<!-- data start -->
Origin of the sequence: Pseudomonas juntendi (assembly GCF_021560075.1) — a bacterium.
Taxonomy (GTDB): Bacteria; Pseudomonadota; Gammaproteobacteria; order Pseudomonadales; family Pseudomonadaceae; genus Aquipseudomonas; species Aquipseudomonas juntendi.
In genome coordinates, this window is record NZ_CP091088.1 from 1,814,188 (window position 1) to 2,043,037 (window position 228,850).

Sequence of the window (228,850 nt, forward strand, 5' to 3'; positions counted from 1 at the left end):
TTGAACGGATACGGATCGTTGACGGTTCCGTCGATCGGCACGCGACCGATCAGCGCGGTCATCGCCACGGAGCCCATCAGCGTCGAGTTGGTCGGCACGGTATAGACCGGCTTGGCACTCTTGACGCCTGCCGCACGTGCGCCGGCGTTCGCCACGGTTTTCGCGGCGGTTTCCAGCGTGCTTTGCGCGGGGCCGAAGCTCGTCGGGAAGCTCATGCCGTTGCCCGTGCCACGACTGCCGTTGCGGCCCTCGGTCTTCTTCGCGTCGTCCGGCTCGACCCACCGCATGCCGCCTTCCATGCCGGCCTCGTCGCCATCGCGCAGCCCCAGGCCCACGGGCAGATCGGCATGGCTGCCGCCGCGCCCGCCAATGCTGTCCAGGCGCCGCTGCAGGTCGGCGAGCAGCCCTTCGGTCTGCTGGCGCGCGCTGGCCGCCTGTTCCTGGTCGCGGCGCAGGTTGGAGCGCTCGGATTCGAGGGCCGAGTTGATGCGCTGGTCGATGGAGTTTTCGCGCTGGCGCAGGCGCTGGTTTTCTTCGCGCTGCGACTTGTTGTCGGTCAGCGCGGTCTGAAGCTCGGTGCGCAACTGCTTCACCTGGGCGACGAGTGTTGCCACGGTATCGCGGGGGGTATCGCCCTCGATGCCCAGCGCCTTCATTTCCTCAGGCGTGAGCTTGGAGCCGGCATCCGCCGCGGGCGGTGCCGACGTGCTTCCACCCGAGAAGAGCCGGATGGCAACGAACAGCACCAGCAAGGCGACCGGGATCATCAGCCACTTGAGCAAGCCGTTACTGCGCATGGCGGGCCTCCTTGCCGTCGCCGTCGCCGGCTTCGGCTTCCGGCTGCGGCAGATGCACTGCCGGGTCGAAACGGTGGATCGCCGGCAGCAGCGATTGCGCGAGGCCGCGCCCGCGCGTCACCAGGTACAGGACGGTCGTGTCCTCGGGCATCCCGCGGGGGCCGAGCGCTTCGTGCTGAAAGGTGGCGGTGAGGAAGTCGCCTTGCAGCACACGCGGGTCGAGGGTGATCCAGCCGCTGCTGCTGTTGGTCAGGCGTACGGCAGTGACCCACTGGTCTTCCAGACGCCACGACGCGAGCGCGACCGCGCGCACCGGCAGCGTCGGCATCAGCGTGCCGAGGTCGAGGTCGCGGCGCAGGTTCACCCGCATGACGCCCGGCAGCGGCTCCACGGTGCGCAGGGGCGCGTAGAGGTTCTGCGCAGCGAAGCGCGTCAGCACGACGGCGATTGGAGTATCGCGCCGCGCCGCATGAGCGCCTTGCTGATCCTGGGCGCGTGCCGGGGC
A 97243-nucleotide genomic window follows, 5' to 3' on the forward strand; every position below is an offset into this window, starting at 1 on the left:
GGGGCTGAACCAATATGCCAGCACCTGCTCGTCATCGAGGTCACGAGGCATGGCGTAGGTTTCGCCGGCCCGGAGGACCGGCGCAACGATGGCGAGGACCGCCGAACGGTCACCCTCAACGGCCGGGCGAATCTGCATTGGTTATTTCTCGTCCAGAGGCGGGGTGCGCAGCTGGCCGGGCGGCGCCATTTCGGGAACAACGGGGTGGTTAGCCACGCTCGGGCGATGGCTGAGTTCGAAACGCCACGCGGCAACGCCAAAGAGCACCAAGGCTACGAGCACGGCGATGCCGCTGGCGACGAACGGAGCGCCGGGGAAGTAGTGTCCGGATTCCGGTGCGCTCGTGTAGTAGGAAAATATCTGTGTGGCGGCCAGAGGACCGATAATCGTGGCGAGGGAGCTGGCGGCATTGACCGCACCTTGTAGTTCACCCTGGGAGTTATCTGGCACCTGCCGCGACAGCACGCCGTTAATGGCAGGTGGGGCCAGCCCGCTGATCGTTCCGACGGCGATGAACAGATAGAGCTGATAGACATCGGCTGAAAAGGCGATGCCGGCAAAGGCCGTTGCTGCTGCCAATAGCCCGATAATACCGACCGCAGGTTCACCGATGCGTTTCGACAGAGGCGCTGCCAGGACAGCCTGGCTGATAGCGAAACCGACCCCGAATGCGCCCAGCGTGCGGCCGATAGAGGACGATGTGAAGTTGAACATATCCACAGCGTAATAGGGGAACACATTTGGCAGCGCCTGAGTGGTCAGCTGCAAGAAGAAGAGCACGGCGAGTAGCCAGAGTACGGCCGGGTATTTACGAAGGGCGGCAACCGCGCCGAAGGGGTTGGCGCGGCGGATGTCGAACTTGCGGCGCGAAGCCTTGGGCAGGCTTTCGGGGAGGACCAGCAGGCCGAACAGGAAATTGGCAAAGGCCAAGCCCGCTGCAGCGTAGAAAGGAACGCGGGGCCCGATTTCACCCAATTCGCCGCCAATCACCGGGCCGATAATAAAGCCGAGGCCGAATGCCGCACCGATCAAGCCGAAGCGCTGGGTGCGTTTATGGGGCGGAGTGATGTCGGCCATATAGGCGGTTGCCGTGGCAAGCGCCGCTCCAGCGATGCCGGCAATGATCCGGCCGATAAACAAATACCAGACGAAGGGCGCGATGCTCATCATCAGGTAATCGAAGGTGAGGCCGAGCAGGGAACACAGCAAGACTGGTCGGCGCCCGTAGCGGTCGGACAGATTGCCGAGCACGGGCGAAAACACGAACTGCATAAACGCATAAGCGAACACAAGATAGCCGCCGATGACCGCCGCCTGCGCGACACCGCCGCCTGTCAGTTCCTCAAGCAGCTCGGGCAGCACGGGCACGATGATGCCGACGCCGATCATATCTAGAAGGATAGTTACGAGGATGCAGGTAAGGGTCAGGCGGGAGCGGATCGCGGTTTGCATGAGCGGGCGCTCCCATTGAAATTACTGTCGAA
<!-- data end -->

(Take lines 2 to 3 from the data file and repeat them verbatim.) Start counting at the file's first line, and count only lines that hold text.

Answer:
Taxonomy (GTDB): Bacteria; Pseudomonadota; Gammaproteobacteria; order Pseudomonadales; family Pseudomonadaceae; genus Aquipseudomonas; species Aquipseudomonas juntendi.
In genome coordinates, this window is record NZ_CP091088.1 from 1,814,188 (window position 1) to 2,043,037 (window position 228,850).